As I’ve purchased a few more rounds of 28mm metal figures for Pulp gaming it’s time I started working on them. Some time ago a reader expressed curiosity about the way I speed paint my Pulp figures for the gaming table, so I plan to put together a couple of tutorials around that.
Of course, before you paint a 28mm figure you’ve got to base it! So I’ll start the ball rolling with this tutorial on basing figures for the Egyptian/North African desert setting we game in.
1. Assemble your materials. I use Selley’s ‘Permafill’ wall repair product for basing my figures. Applying and clean up is easy because it’s water soluble, and it also dries to a very hard surface. I use the Permafill for a basic smooth sand effect, to add a little variety I scatter small rocks across the bases too. Primarily I use a mixture of three different sizes of Woodland Scenic’s Model Railway ballast and fresh kitty litter – that’s the white stone you see. For larger rocks I use pieces of cheap green marble scatter from the local gardening centre.
2. Prepare your figures. Do the usual clean up on your figures, removing mold lines and flash and then super glue them to your basic bases! For this tutorial I’ll be using three figures from the Anglian Miniatures Moroccans range I purchased recently.
I use Games Workshop round plastic bases because I have so many of them in the bitz box. Unfortunately they have a textured surface which can make it hard to get a decent bond between the figure’s metal foot plate and the plastic base. I usually sand this texture off first by rubbing the bases across a strip of 180 grit sandpaper.
Once the figures are securely glued down I give everything a wash in warm water and dish washing liquid, just to get rid of any commercial mold release residue and/or greasy finger prints. When the figure is dry I attach them to the disposable plastic cap from kiddie drink bottles with a large dollop of Blu Tack as you can see in the photo. I’ve found it’s invaluable to have some way of handling figures during painting that doesn’t involve touching the figure or their base at all.
3. Apply Permafill. I use a double spooned sculpting tool I picked up from Pityak Studios that has since become invaluable. I keep the sculpting tool fairly wet from a pot of tap water as I apply the permafill around the figure. Keeping the tool wet helps to get the permafill onto the base as it’s moderately tacky, with a texture a bit like gritty toothpaste.
Essentially what you’re trying to do is build up a little rounded mound of material that smoothly travels from the plastic base edge to just cover the 1-2mm thick metal foot plate of your figure. I think the above shot nicely shows this transition.
Don’t be concerned if you can still see the metal plate through the permafill once you’ve applied it, the trick is simply to cover that smooth metal with a bit of texture. Everything is going to be primed prior to painting anyway!
Also don’t concern yourself with trying to make the permafill perfectly smooth, as it’s meant to represent sand that your figure is running, walking through etc. So slap it about a bit to give it some character to dry-brush over, which this second shot hopefully shows.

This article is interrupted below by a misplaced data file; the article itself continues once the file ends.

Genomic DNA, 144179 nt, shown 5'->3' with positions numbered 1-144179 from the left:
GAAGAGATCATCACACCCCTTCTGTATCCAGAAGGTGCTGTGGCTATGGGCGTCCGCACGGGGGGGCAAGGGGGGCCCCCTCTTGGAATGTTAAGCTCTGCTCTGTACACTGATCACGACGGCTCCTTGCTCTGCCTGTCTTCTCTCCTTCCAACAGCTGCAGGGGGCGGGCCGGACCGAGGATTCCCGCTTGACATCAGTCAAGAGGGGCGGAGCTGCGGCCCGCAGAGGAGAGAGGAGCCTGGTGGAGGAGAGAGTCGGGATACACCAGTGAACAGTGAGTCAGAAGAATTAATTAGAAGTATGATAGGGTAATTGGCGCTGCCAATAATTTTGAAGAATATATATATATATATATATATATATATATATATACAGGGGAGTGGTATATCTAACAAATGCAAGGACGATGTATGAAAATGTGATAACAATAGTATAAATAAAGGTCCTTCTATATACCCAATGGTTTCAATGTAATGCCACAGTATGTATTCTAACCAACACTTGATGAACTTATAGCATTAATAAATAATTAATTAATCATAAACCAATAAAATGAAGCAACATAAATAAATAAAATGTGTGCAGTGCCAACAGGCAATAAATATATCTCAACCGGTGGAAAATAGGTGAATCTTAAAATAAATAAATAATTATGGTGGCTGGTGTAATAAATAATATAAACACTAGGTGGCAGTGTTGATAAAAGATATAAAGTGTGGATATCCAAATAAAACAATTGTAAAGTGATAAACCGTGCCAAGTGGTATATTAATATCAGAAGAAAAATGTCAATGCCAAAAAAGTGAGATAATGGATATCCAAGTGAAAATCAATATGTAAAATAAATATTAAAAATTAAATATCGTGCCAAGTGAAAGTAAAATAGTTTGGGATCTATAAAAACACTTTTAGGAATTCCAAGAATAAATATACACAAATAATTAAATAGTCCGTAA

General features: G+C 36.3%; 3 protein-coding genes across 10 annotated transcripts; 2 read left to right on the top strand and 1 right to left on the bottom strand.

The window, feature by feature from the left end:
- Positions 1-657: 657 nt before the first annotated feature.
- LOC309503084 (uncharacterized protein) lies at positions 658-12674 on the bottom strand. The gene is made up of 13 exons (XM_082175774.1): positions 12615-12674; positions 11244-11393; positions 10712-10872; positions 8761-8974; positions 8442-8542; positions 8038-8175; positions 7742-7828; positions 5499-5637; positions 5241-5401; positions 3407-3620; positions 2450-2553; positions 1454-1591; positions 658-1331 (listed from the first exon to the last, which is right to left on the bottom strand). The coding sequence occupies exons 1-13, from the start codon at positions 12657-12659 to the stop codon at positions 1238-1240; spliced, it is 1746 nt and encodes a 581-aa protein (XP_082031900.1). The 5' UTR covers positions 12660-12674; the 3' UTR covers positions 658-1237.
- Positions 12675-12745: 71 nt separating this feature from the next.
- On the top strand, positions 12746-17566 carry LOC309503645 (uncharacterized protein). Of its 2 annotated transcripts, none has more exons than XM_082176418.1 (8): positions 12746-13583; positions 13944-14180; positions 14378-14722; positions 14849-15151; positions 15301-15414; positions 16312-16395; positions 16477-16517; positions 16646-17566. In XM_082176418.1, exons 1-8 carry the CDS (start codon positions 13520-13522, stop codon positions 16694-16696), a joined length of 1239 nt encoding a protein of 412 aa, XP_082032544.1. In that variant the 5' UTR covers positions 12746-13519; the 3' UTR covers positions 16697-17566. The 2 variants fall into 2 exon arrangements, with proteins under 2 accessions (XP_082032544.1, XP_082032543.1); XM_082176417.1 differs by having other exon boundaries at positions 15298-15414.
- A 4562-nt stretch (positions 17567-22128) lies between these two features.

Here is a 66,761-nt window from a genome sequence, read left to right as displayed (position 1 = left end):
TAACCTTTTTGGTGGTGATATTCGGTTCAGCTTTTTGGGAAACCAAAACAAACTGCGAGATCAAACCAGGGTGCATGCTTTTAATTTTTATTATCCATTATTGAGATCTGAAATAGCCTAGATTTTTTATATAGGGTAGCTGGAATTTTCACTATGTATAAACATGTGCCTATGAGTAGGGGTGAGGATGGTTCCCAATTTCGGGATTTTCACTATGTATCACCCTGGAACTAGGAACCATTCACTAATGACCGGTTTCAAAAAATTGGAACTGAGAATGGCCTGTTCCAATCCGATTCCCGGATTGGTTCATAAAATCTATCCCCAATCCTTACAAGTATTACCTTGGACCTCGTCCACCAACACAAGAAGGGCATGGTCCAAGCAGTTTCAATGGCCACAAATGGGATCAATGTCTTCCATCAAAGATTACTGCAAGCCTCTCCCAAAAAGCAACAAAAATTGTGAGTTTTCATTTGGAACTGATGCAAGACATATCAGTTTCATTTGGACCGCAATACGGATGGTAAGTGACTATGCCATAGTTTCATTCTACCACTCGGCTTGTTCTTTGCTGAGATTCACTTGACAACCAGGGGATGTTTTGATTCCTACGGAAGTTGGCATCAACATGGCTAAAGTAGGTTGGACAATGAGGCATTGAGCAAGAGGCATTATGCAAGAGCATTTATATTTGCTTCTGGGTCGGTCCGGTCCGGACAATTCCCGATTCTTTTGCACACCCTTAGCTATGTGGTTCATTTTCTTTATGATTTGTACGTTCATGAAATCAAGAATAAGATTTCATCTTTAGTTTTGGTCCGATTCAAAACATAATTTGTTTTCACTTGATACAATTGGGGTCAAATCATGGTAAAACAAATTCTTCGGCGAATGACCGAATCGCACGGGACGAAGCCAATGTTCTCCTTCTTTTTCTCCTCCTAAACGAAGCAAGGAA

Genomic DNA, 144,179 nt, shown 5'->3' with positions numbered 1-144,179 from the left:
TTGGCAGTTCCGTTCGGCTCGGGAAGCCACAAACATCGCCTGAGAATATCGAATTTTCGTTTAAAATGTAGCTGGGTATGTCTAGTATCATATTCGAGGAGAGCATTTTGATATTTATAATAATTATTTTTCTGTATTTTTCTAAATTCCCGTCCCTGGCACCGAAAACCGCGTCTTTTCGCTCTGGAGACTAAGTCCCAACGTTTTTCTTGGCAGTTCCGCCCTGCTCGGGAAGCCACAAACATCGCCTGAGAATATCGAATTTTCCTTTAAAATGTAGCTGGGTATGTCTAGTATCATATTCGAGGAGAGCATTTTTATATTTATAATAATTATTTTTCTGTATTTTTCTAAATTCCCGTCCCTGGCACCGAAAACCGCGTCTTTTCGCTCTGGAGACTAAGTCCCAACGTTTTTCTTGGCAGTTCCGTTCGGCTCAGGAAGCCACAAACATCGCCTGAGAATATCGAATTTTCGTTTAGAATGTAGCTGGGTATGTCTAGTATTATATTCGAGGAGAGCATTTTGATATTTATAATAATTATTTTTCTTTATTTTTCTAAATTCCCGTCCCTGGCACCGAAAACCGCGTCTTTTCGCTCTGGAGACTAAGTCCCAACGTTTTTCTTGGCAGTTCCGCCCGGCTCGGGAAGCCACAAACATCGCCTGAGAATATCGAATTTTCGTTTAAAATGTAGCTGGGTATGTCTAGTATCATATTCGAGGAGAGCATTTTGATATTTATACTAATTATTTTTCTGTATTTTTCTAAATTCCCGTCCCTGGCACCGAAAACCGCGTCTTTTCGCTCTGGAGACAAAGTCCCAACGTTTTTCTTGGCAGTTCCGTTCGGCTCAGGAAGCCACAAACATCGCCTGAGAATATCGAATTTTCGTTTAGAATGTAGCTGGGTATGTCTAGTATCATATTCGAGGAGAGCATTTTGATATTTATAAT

Having said that the permafill in that second shot does look reasonably smooth because of the water I’ve mixed into it during application. However it will still dry to a nice rough texture while moderately diluted and those smooth curves will end up with textured edges.
Then I clean up any splashes on the base sides by running my finger around the base and move onto the final step.
4. Pebbles to Boulders. This final step is actually optional. If you simply apply permafill and leave it to dry you’ll have a figure that is essentially based in simple sand which is fine. However that can get a little monotonous over an entire group of figures, so I usually apply some scattered rocks onto the base while the permafill is still wet. Varying the size and amount of material applied as desired!
The above three figures show the possibilities. The street hawker on the right has simply been based on permafill. The central zombie has had a light scattering of very fine Woodland Scenics ballast applied, while the adventurer on the left is standing in fairly rocky patch of desert which has a mix of ballast sizes applied to it.
I have a large pet food container containing three different baggies of Woodland Scenics ballast mixed in with kitty litter. I grab a pinch out of the container and scatter it over the wet base as I see fit. The permafill will form a reasonable bond with small pieces of grit, but I generally push larger pieces down lightly with the sculpting tool.
For large boulders I hand place pieces of the green marble I mentioned at the start. These will definitely have to be pushed firmly into the permafill. Once it’s dry it will form an excellent bond with any mildly textured stone. For the light MG team I’ve applied a few larger rocks around them for cover. For the other chap I’ve applied a fair amount of small gravel to his base. It looks a little ugly in the photo, but will prime and dry brush up quite nicely in the finished figure.
Once I’m happy with the figure base I put it aside to dry, typically overnight before priming the whole figure ready for painting. This technique works fine for 15mm scale figures as well, in fact my entire Flames of War NZ 2EF Rifle Company is based this way.
Hopefully this short tutorial will be useful to some visitors, comments and questions are welcomed below.